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Two words: budget cuts.

Not any establishment's favorite words to hear but unfortunately due to COVID-19, UHM finds itself having to navigate these cuts and establish a budget that not only keeps a school up and running but keeps its students thriving.

So far, UH executives have taken pay cuts to remedy the large budget deficit and proposals to reduce certain academic departments have been tabled. This has left students wondering if their academic programs and athletics might be on the chopping block. 

The Board of Regents and UH administrators have discussed the issue in the past several live-streamed meetings where students, faculty and staff wrote personal statements opposing the proposal to reduce programs as well as the regents and administration going back and forth on the dire situation COVID-19 has presented. 

The two big aspects of UHM’s budget are general funds provided by the state and revenue from tuition.

“With the number of general funds and tuition revenue together, we are looking at about 70 plus million in the reduction of revenue,” Kalbert Young, UH’s Vice President for Budget and Finance, said.

Receiving approximately $544 million in state general funds and roughly $400 million in tuition revenue, UH is looking at an approximate 10% reduction in funds.

“UH is planning for adjustments based on what we have gotten thus far in revenue and what we forecast will be the revenue hit for the rest of the year,” Young said. “Mānoa is looking for potential areas of reduction, as far as academic programs it looks like they are not eliminating the programs themselves but just the degree in the programs.”

While that seems to alleviate some worry, Young then said, “Shaving off 70 million dollars isn’t so easy. That’s a lot of money even when you’re talking about a nearly $1 billion university operating budget. It is hard to skinny up programs and hit 70 million dollars, you’re not going to trim around the edges to get there.”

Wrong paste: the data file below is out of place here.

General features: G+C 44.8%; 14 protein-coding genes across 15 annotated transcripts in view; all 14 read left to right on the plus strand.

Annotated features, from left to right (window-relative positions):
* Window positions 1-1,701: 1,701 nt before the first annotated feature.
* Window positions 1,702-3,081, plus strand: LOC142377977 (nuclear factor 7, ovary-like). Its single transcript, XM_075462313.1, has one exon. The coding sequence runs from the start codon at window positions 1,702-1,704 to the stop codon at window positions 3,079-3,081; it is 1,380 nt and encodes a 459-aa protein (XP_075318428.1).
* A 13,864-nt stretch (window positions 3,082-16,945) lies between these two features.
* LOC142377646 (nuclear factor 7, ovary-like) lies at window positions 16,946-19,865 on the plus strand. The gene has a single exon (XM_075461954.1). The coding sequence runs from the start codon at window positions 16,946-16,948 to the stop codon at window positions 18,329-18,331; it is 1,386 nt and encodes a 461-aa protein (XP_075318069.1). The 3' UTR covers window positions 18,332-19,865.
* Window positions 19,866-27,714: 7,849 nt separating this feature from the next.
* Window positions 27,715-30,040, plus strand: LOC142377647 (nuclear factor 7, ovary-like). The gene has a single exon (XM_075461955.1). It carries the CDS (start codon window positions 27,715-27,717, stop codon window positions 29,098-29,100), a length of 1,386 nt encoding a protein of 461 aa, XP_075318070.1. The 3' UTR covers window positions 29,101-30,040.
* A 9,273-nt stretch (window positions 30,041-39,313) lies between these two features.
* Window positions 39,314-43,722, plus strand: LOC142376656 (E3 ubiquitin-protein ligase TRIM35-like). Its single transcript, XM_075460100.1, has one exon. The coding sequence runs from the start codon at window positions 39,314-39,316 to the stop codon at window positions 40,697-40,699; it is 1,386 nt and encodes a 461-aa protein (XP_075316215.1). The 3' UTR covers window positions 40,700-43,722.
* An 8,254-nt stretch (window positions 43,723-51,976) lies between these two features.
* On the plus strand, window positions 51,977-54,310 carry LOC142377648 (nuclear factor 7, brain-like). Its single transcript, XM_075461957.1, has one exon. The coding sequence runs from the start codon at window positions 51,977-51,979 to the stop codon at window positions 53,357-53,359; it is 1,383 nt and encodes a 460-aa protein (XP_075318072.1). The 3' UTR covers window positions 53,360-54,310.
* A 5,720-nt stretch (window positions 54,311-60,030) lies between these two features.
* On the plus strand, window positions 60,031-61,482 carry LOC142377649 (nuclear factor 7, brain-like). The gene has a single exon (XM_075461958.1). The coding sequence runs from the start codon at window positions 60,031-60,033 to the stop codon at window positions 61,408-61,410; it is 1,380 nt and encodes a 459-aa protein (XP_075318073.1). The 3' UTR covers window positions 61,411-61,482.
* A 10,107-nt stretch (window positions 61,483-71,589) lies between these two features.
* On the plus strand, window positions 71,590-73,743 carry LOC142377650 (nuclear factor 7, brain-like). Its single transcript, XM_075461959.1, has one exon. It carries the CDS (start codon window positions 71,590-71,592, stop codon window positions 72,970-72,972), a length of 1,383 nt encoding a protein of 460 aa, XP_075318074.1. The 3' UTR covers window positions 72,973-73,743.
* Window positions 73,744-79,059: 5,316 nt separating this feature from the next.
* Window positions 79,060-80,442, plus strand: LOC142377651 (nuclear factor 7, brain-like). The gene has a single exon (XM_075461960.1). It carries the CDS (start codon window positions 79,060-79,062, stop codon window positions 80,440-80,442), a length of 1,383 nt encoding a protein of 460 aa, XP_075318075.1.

Where does this leave athletics?

“Athletics is also in the mix and the hard part is athletics wasn’t really self-sustaining before COVID-19 and now with no ticket sales they’re in a worse-off condition,” Young said. “With COVID-19 and what the prospects are after the pandemic, I think they have a much higher hurdle than academics does.”

Many students wonder if there is going to be discounted tuition for online semesters. 

Young said, “UH stated early on that we were not going to have a tuition differential for online lessons. The mode of the curriculum is really embedded into whatever the price of tuition is so whether you’re paying for an in-person, online or hybrid experience it’s still the same price.”

While trying to keep UHM at the level it has been at for its students, officials predict that the budget cut is going to be even larger next year.

“The amount of general funds we are looking at being reduced this year is going to be nothing compared to next year,” Young said.

Although state general funds are predicted to be reduced in the coming year(s), Young believes that there is a chance that tuition revenue could increase as more people want to go back to university and get their degrees or get retrained for new jobs. 

While the anticipation of budget cuts can be stressful for many, Young insists that the process the university is going through is very deliberative and will put the needs of students and faculty first.

“It’s a very long process and we are trying to be sure that UH can not only survive this fiscal year but also position itself to be relevant for our customers next year and long enough for students to get their degrees,” Young said. 

Young concluded by saying, “We are not going to be the same university five years from now but the process we are going through right now is more deliberative than what I’ve seen at the state level. That should give students, faculty and employees some comfort during these uncertain and trying times.”

The budget for the next fiscal year will be presented to the Board of Regents and will be discussed at this week’s BOR meeting on Thursday, Nov. 19. The minutes,  agendas and livestream link for UH BOR meetings can be found at